25 Sep 2019
Types of SUD’s (Substance Use Disorders)

BY: mcare

Addiction / Blogroll / Featured / Substance Abuse / Treatment

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Alcohol Use Disorders

Alcohol dependence is a chronic disease that requires medical and behavioral interventions to treat. For many people, drinking alcohol is nothing more than a pleasant way to relax. People with alcohol use disorders, however, drink to excess, endangering both themselves and others. For most adults, moderate alcohol use – no more than two drinks per day for a male and one for a female and older people – is relatively harmless. Moderate use, however, lies at one end of a range that moves through alcohol abuse to alcohol dependence. Individuals with severe alcohol problems get the most public attention, but even mild to moderate problems can cause substantial damage to the individual, their families, and the community.

What is Alcohol Abuse?

Alcohol abuse is a drinking pattern that results in significant and recurrent negative consequences. For example, alcohol abusers may be unable to fulfill major school, work, or family obligations. They may have drinking-related legal problems, such as repeated arrests for driving while intoxicated, and they may have relationship problems related to their drinking.

People with alcoholism – technically known as alcohol dependence – have lost control of their alcohol use. It does not matter what kind of alcohol is being consumed, or even how much: Alcohol Dependent individuals oftentimes unable to stop drinking once they start. Alcohol dependence is characterized by tolerance and withdrawal symptoms if drinking abruptly stops. Withdrawal symptoms, depending on the severity are life-threatening. They can include nausea, sweating, restlessness, irritability, tremors, hallucinations and seizures.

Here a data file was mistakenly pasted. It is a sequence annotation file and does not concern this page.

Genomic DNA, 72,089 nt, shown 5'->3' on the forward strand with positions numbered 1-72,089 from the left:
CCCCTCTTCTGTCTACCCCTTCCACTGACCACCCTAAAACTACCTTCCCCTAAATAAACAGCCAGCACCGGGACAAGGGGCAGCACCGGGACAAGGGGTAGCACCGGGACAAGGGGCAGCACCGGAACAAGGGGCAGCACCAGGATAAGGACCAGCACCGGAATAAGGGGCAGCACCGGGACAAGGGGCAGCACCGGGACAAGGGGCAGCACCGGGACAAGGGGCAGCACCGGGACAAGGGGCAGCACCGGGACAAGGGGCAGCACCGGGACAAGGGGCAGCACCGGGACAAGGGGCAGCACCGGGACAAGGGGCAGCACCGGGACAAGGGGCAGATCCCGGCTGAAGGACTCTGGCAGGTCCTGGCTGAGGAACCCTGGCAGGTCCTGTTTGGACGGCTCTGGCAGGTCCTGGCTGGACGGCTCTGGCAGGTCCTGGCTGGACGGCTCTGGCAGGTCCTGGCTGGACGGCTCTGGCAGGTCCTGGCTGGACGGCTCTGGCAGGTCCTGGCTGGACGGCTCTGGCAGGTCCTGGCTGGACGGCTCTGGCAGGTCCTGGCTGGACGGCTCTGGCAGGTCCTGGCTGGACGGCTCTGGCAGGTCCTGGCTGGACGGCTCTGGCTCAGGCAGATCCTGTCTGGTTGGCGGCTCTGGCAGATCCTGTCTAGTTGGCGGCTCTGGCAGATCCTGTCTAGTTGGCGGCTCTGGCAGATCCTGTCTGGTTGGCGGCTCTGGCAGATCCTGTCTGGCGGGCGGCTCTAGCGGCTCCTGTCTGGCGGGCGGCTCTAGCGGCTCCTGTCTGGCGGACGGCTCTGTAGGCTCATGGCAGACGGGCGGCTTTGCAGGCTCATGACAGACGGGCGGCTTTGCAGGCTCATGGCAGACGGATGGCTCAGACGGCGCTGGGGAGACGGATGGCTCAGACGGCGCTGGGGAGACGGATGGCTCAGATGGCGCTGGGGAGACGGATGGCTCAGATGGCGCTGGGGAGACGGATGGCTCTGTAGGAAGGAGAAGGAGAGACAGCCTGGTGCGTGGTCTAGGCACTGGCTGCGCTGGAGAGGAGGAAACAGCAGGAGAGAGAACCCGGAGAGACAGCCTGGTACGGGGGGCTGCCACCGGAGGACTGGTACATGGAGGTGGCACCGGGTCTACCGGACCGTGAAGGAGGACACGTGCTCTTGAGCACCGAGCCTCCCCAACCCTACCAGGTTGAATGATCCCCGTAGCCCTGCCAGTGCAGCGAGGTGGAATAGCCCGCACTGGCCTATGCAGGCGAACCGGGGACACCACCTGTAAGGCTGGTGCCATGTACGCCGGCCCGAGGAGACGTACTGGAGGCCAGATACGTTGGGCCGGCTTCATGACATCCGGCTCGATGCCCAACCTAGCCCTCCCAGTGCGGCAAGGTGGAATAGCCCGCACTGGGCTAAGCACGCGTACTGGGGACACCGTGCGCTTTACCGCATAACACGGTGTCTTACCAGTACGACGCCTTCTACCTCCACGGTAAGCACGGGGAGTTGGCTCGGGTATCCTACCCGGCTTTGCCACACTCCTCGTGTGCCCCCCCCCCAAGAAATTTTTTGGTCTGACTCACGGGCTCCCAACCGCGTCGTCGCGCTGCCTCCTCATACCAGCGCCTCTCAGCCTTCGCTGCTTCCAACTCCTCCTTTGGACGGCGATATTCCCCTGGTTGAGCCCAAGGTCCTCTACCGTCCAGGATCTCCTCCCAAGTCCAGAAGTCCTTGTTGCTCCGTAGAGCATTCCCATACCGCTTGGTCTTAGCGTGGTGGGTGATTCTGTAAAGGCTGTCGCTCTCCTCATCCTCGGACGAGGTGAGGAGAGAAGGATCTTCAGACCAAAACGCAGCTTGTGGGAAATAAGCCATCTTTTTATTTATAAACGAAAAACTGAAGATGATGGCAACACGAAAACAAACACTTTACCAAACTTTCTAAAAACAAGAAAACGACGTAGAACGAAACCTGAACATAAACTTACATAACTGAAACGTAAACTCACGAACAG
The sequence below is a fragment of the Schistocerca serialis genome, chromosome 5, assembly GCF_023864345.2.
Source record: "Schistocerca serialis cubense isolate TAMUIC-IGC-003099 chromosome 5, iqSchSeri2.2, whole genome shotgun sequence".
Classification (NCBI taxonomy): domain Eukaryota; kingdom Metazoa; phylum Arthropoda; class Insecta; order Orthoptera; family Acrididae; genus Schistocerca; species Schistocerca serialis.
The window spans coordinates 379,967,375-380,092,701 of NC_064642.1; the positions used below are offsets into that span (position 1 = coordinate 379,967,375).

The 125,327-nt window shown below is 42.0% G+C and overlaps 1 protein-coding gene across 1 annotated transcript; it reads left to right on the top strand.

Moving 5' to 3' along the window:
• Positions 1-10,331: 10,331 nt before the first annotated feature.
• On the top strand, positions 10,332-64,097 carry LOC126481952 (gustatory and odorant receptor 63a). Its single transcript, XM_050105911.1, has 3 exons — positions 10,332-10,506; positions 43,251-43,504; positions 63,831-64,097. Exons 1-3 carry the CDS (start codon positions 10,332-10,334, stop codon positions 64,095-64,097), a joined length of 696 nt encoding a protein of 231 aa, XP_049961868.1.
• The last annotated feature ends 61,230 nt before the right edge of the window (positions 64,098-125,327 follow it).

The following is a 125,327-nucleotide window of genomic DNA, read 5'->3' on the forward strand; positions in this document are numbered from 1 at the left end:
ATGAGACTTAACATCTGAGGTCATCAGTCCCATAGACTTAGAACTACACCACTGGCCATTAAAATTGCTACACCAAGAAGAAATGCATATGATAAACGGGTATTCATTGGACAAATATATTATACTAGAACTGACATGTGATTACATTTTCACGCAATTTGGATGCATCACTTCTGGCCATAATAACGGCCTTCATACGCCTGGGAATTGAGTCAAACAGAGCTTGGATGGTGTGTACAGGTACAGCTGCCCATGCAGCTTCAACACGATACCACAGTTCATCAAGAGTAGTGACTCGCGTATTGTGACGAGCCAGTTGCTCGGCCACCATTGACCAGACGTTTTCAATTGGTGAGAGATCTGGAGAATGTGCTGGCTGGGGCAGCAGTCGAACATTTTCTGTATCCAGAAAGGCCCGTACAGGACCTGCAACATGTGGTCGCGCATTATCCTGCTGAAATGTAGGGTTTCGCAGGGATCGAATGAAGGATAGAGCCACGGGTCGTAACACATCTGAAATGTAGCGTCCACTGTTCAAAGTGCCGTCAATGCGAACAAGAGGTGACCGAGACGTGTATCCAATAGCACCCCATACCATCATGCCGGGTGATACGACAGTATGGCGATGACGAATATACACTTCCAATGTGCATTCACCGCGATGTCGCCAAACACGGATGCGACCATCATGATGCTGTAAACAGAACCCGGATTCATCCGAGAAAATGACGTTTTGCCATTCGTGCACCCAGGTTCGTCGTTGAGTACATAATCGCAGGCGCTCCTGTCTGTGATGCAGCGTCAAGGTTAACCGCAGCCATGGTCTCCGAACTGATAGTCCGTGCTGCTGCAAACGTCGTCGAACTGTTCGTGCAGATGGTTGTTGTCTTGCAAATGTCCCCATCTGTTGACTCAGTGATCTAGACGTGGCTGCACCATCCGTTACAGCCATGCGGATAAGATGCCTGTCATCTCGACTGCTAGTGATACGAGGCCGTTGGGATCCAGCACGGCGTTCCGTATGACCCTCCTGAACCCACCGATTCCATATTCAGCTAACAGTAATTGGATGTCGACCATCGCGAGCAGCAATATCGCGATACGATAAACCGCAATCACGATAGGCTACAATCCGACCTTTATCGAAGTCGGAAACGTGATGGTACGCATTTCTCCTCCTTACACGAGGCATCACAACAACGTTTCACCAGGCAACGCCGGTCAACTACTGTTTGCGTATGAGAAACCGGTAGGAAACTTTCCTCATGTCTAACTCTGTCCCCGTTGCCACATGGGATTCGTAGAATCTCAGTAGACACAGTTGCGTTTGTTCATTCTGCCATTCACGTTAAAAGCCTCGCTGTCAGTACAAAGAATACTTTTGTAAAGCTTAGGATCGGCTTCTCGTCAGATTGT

The Impact of Alcohol Abuse

While some research suggests that small amounts of alcohol may have beneficial cardiovascular effects, there is widespread agreement that heavier drinking can lead to health problems. Short-term effects include memory loss, hangovers, and blackouts. Long-term problems associated with heavy drinking include stomach ailments, heart problems, cancer, brain damage, serious memory loss, and liver cirrhosis. Heavy drinkers also markedly increase their chances of dying from automobile accidents, homicide, and suicide. Although men are more likely than women to develop alcoholism, women’s health suffers more, even at lower levels of consumption. Drinking problems also have a very negative impact on mental health. Alcohol abuse and alcoholism can worsen existing conditions such as depression or induce new problems such as serious memory loss, depression or anxiety. Alcohol problems do not just hurt the drinker. Partners and children of heavy drinkers may face family violence; children may suffer physical and sexual abuse and neglect and develop psychological problems. Women who drink during pregnancy run a serious risk of damaging their fetuses. Relatives, friends, and strangers can be injured or killed in alcohol-related accidents and assaults.